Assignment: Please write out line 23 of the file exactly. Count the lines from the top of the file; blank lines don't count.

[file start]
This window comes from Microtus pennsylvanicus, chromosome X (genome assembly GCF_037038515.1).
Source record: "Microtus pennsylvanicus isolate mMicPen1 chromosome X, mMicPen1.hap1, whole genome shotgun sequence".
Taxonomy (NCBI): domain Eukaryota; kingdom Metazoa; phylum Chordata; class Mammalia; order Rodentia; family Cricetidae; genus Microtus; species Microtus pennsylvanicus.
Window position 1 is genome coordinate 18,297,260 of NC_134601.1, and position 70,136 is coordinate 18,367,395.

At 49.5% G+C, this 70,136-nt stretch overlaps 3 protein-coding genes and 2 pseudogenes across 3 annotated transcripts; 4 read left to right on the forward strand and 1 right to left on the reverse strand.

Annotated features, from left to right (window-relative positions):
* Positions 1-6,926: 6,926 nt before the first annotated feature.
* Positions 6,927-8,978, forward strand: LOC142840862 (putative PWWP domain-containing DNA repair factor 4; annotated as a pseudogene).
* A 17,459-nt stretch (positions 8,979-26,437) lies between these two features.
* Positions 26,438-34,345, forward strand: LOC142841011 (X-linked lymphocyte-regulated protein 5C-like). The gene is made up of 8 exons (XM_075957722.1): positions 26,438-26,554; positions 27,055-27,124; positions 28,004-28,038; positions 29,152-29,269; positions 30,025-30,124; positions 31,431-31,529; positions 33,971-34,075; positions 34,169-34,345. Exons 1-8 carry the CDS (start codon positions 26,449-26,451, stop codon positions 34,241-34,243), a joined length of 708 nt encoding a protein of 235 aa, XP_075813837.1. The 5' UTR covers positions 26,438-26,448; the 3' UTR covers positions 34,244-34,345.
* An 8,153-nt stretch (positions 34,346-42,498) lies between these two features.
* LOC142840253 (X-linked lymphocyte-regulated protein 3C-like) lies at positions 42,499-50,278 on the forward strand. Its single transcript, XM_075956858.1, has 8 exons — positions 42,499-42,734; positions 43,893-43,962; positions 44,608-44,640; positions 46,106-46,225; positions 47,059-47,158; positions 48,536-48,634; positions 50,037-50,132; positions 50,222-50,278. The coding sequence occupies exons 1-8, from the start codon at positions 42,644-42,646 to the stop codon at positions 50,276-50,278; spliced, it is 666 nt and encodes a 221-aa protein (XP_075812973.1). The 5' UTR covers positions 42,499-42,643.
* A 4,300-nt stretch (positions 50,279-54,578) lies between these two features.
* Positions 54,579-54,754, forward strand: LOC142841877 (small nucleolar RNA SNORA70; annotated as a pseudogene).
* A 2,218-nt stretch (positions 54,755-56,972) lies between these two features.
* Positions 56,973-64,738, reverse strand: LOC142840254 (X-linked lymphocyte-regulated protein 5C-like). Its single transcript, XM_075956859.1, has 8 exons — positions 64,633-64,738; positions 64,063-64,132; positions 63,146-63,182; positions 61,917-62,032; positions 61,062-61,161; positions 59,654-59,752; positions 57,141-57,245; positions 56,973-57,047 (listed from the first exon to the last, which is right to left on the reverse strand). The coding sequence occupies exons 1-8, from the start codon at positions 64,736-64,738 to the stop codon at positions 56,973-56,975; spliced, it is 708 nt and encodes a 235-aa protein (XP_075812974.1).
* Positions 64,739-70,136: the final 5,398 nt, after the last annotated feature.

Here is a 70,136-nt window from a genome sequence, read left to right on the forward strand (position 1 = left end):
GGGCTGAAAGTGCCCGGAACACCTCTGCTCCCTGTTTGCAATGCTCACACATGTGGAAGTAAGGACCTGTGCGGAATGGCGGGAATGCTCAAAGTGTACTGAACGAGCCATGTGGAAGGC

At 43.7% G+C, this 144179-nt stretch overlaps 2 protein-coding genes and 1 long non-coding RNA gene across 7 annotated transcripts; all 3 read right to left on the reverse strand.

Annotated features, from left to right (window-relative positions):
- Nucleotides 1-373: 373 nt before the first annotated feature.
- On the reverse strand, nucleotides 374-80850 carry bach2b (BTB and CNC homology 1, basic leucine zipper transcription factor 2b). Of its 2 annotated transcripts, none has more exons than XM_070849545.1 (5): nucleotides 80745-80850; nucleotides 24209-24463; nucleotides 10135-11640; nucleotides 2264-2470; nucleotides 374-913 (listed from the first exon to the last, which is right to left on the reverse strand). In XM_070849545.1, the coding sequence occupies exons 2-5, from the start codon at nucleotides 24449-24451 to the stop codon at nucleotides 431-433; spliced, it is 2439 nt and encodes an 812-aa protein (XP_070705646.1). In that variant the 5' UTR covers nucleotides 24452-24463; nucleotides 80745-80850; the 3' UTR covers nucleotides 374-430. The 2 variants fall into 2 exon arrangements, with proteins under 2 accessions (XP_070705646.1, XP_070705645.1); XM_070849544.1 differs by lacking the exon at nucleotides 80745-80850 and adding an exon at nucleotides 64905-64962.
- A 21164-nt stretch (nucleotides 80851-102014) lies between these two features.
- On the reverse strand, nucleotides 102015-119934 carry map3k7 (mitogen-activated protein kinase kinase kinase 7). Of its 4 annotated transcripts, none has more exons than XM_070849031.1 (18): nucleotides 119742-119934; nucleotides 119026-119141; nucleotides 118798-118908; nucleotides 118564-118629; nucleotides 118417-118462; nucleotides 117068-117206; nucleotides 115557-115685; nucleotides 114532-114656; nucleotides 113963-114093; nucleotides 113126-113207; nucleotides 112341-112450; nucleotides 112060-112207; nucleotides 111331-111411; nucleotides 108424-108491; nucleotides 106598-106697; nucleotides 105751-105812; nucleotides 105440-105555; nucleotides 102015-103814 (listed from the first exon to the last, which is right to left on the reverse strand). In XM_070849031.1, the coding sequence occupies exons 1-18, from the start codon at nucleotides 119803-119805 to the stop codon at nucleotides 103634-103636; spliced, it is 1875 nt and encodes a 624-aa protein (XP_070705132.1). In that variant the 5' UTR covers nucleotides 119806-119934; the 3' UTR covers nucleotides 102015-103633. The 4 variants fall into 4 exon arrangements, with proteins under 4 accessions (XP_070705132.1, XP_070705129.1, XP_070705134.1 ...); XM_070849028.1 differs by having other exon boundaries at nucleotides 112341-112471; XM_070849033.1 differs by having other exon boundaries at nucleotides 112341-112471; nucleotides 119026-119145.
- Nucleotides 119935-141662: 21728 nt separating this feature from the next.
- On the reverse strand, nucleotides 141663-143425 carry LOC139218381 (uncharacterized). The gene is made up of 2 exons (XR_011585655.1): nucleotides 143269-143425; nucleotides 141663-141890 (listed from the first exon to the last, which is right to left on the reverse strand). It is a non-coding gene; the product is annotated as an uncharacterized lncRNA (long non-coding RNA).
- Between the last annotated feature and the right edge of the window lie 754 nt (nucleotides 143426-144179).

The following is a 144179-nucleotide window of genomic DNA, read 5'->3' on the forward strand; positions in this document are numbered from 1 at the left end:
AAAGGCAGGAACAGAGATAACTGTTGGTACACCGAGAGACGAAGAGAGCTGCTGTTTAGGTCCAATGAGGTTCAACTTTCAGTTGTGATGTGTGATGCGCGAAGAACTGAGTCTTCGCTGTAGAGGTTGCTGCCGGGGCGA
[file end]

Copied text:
- On the reverse strand, nucleotides 374-80850 carry bach2b (BTB and CNC homology 1, basic leucine zipper transcription factor 2b). Of its 2 annotated transcripts, none has more exons than XM_070849545.1 (5): nucleotides 80745-80850; nucleotides 24209-24463; nucleotides 10135-11640; nucleotides 2264-2470; nucleotides 374-913 (listed from the first exon to the last, which is right to left on the reverse strand). In XM_070849545.1, the coding sequence occupies exons 2-5, from the start codon at nucleotides 24449-24451 to the stop codon at nucleotides 431-433; spliced, it is 2439 nt and encodes an 812-aa protein (XP_070705646.1). In that variant the 5' UTR covers nucleotides 24452-24463; nucleotides 80745-80850; the 3' UTR covers nucleotides 374-430. The 2 variants fall into 2 exon arrangements, with proteins under 2 accessions (XP_070705646.1, XP_070705645.1); XM_070849544.1 differs by lacking the exon at nucleotides 80745-80850 and adding an exon at nucleotides 64905-64962.